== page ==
Though a long list of categories suffered during the pandemic — the wedding industry, movie theaters, formalwear — television and streaming were among the lucky exceptions that managed to see a big boost
Americans watched nearly 40% more TV throughout 2020, and fashion brands took notice. While advertising attention has largely shifted to digital and social channels in the last 10 years, linear and connected TV have made a comeback. Global ad spending on connected TV increased by 25% in 2021, and it’s on track to reach $16 billion by the end of the year, according to Group M. Many fashion companies found surprising success with their efforts.
One was 6-year-old DTC footwear brand Birdies. Co-founders Bianca Gates and Marisa Sharkey star in a series of three 15-second TV spots, in which they talk about the history of the shoe brand. Starting on Monday, the ads have been running on linear TV, on female-skewing networks like Oxygen, Bravo and E!. They’re also running on streaming platforms including Hulu, NBCU and Discovery.
“We are a brand that has grown up connecting with our customers via a digital footprint or a ‘lean in’ experience,” Gates said. “We are now at a point where we want to engage with our customers in a new way, utilizing a ‘lean back’ approach by sharing our story in a longer format on a larger screen.”
Birdies isn’t alone. Michelle Cordeiro Grant, founder of the DTC intimates brand Lively, launched the brand’s first linear TV campaign in 2020. As Cordeiro Grant was impressed by the low cost and effective reach of the channel, she launched a second campaign in early 2021. While ad costs on Instagram have risen as much as 42% this summer, TV ads have only risen 5% this year.
“We saw these last two years as an opportunity for TV,” Cordeiro Grant said. “What are people doing right now? They’re inside watching TV. Our instinct there was right. It’s been great for filling in the top of the funnel and acquiring new sets of eyeballs in totally new areas.”
Cordeiro Grant said the TV spots Lively has aired have been simple, introductory commercials aimed at people who were not already familiar with the brand. The ads helped her to realize there were many areas with potential customers that the brand was underserving. In the middle of the country, in places like North and South Dakota, the brand saw triple-digit sales growth since debuting its first TV campaign last year, as well as a 30% sales growth among people in their 50s and older.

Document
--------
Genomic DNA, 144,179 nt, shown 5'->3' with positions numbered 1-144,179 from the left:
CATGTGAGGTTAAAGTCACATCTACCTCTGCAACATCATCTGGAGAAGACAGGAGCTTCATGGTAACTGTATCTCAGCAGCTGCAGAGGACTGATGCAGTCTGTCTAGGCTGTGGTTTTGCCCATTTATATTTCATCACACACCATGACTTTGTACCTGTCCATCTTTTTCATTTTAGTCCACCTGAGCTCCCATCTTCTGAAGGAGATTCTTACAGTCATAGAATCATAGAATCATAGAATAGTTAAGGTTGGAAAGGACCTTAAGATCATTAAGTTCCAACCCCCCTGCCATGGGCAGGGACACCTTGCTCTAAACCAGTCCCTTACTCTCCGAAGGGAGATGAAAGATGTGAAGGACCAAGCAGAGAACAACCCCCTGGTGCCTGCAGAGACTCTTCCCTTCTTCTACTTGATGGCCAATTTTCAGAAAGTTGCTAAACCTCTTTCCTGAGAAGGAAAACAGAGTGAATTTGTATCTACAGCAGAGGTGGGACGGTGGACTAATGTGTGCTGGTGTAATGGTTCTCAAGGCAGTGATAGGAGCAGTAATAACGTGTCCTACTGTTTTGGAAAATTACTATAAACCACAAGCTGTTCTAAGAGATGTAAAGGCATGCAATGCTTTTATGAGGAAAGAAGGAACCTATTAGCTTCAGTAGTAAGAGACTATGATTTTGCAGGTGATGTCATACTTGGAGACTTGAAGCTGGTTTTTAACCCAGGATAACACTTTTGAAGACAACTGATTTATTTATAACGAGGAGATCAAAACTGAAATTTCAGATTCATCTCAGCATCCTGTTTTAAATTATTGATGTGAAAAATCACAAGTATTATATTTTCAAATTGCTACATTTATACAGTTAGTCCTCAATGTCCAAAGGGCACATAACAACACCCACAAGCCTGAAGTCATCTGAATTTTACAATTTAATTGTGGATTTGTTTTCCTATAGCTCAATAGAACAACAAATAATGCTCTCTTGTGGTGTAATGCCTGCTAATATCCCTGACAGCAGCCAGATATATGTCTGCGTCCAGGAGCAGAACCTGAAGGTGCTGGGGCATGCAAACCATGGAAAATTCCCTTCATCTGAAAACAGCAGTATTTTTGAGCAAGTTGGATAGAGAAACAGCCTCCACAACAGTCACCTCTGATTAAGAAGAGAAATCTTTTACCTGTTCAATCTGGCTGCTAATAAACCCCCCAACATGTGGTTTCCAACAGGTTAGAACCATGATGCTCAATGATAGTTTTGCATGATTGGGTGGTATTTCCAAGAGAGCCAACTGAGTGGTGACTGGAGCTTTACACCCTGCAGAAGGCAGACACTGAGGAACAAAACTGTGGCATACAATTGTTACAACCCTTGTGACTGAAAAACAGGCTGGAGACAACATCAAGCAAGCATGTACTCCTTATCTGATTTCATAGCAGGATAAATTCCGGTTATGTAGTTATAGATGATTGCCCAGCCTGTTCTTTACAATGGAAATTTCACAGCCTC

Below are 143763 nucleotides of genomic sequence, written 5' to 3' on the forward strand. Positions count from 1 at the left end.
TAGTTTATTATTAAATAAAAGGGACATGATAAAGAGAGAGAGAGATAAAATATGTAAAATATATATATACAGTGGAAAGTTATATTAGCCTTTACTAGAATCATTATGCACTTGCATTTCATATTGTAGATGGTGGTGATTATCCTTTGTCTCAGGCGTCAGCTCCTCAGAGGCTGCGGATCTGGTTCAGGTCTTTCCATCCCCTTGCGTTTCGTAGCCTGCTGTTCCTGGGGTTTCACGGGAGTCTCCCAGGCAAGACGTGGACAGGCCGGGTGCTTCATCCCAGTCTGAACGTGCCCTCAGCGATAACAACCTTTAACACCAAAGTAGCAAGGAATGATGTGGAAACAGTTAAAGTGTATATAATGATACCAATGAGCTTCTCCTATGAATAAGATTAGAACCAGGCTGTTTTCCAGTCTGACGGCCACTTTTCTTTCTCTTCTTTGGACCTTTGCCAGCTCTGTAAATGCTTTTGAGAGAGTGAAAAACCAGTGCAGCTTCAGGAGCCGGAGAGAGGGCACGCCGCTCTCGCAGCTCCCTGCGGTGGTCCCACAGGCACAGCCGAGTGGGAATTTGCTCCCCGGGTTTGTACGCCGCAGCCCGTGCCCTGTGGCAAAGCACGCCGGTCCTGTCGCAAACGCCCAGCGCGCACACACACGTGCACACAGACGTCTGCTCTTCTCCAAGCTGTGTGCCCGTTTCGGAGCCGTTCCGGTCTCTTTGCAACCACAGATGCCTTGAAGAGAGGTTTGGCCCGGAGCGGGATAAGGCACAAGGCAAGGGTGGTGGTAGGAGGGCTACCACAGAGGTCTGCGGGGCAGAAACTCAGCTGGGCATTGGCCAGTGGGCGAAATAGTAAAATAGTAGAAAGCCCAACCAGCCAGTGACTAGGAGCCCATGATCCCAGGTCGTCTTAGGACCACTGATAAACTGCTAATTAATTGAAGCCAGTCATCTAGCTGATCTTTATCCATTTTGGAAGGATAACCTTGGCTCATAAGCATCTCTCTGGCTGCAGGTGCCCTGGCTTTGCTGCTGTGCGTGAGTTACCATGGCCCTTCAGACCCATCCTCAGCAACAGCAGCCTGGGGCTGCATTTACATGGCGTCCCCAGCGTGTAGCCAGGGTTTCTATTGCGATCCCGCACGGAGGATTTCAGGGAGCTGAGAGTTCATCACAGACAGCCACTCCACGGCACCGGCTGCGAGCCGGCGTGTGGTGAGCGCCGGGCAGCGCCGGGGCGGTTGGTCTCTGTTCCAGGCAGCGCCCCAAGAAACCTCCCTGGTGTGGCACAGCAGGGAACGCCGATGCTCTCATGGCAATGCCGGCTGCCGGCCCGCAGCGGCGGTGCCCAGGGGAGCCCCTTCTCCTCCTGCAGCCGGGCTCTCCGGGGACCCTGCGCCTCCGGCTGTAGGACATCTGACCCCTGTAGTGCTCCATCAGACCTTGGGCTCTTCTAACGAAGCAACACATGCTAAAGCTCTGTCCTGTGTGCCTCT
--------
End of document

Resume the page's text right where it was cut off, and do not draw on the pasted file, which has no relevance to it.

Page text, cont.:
While TV can help bring in new customers, Gates said that Birdies’ goal was to hyper-target the very specific young female consumer that makes up the bulk of the brand’s base. It particularly focused on the West Coast, as the brand opened its second retail store in Los Angeles in July.
“It isn’t necessarily about reaching a new customer, it’s about reaching her in a new way,” Gates said. “Data shows that a person needs to see your message seven or eight times before it truly sinks in, and we want to do that utilizing a variety of channels including digital, out-of-home, physical stores and TV.”
The targeting abilities of connected TV were also appealing to Daz McColl, chief marketing officer at Neiman Marcus. In August, the retailer went through linear and connected TV to debut its Re-Introduce Yourself campaign, primarily to reach lapsed Neiman Marcus consumers and bring them back into the fold.
“We’re very data-driven, and connected TV is all about using data to target,” McColl said in August. “It’s a great channel because we can target very specific customers that we think would be a good fit for us.”